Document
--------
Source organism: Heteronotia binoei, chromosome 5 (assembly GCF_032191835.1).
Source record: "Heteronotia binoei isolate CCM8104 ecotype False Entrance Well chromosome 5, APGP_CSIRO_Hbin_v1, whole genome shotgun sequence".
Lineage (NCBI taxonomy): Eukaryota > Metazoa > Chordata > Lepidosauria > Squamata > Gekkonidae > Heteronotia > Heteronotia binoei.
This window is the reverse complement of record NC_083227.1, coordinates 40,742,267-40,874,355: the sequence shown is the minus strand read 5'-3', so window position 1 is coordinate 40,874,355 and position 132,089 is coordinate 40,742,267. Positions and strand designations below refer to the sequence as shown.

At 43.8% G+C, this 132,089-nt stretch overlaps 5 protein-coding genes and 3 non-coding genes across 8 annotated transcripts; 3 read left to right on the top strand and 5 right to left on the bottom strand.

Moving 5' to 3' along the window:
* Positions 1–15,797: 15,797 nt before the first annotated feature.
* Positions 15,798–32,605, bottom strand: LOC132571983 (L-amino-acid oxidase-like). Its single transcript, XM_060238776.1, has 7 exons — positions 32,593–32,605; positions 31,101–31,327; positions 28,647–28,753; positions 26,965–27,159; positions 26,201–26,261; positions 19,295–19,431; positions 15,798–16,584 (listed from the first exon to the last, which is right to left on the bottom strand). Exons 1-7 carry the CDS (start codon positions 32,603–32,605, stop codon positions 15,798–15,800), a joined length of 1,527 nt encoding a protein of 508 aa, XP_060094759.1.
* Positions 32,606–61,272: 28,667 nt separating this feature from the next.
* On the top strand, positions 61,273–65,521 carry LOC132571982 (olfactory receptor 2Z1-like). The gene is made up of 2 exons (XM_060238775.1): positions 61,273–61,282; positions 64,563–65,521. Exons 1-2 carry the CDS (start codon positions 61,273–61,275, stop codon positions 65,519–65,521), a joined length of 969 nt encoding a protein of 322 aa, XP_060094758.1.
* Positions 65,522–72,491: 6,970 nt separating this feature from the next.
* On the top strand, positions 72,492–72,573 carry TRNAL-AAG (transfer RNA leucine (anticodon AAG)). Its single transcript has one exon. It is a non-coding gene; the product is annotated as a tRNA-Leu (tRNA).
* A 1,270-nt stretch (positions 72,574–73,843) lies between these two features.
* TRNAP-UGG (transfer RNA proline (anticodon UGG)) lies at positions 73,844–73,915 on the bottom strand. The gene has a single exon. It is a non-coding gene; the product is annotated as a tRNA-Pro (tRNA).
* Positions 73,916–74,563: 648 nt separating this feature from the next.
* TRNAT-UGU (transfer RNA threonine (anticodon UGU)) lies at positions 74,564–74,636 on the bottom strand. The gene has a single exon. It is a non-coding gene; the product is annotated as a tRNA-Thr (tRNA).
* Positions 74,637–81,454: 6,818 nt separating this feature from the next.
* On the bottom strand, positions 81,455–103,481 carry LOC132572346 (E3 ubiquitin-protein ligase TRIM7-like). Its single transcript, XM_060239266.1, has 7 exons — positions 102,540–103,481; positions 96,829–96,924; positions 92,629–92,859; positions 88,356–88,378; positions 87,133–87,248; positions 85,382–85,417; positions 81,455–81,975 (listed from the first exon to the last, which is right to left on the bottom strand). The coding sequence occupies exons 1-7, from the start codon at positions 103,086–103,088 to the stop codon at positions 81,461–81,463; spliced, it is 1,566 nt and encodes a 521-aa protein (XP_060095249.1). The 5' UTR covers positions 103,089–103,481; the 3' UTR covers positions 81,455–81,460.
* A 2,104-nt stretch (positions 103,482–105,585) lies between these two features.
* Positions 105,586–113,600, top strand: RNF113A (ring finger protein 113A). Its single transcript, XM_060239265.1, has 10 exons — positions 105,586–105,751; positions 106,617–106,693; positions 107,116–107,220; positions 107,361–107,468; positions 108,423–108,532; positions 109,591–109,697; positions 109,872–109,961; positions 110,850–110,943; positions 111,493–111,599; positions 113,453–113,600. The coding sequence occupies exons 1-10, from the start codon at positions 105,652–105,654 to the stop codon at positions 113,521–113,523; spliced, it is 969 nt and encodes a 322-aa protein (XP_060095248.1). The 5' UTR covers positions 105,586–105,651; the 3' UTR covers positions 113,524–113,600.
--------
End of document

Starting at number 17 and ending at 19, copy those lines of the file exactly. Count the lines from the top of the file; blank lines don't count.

* Positions 74,637–81,454: 6,818 nt separating this feature from the next.
* On the bottom strand, positions 81,455–103,481 carry LOC132572346 (E3 ubiquitin-protein ligase TRIM7-like). Its single transcript, XM_060239266.1, has 7 exons — positions 102,540–103,481; positions 96,829–96,924; positions 92,629–92,859; positions 88,356–88,378; positions 87,133–87,248; positions 85,382–85,417; positions 81,455–81,975 (listed from the first exon to the last, which is right to left on the bottom strand). The coding sequence occupies exons 1-7, from the start codon at positions 103,086–103,088 to the stop codon at positions 81,461–81,463; spliced, it is 1,566 nt and encodes a 521-aa protein (XP_060095249.1). The 5' UTR covers positions 103,089–103,481; the 3' UTR covers positions 81,455–81,460.
* A 2,104-nt stretch (positions 103,482–105,585) lies between these two features.